How Barcodes Work
Bar coding is a quick and accurate method of inventory control and pricing.
Everyone who is reading this probably knows what barcodes are. The Universal Product Code (UPC) is present on every product that is sold in most stores. There are many other types of bar codes, but UPC is by far the most familiar to average consumers. What do all of those little black bars and numbers mean? The entire system of how barcodes work can be pretty complicated, but actually reading one is not difficult once a person knows the basic principles. Barcodes have expanded to serve more functions over the past decade or so, as the use of computer technology has grown.
The black and white lines on barcodes are read by scanners to get information about the product. Each line has a width of between one and four units. The units are not a standard width, as the image can be blown up or shrunken to different sizes. Instead, the widths of the stripes are proportional to each other. At the very beginning of a barcode, there are always three bars. There is a thin black bar, then a thin white bar, and another black bar. This is called the start code, and it is a signal to scanners and computers so that they know where to begin reading.
Every four bars or stripes on a barcode corresponds to one of the numbers below. These four stripes always add up to seven units wide. For example, the code for the number four is one, one, three, two. Whenever there is a number four on the bottom of a UPC label, the bars above it will be a black or white line that's one unit wide, another line of the opposite color that is one unit wide, then a three-unit line, and finally a two-unit line. These numbers add up to a total of seven and each digit from zero to nine has its own similarcode.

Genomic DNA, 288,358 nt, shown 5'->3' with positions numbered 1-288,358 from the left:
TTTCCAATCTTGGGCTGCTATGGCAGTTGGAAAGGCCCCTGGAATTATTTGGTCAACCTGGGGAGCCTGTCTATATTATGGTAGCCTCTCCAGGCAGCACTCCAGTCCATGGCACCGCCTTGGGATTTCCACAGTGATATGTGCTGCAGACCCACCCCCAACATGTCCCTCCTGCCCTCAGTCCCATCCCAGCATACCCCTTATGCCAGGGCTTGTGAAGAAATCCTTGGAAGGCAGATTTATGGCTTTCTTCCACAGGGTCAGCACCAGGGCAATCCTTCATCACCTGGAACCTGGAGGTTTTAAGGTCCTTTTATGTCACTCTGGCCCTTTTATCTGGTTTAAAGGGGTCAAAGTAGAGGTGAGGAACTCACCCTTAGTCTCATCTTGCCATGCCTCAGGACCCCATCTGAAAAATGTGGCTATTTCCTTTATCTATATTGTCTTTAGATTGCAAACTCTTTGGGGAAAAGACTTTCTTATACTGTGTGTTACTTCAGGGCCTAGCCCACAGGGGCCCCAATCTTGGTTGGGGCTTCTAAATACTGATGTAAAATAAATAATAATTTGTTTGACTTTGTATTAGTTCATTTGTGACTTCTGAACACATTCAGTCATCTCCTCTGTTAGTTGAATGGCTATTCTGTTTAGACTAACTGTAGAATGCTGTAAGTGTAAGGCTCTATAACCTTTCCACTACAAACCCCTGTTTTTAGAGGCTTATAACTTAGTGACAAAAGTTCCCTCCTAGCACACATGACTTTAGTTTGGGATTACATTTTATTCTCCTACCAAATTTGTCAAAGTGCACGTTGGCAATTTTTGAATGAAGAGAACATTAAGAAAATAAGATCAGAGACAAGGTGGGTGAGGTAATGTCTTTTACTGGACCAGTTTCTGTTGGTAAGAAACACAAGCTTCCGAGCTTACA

On one half of a barcode, the scanner reads the black bars. On the other half, it reads the spaces or white bars. There are a series of ones in the middle that serve as a signal to begin reading in the opposite way. This is done to cut down on errors. Other types of barcodes besides UPC include EAN and Code 39. They are based on similar principles, but some use characters other than numbers, and each character may be given more than four bars.
The main functions of bar coding are accuracy and speed. Scanning is much faster than manually entering the series of numbers into a computer with a keyboard or number pad. An employee can use a scanner to get any information about a product that is stored in the computer database. Most people know that bar codes are used to find prices and buy items in stores. Today, computer systems usually track a lot of other information as well, such as how many of a particular item should be on store shelves at any given time. They can automatically send an electronic order to a warehouse for a new shipment when inventory is getting low.
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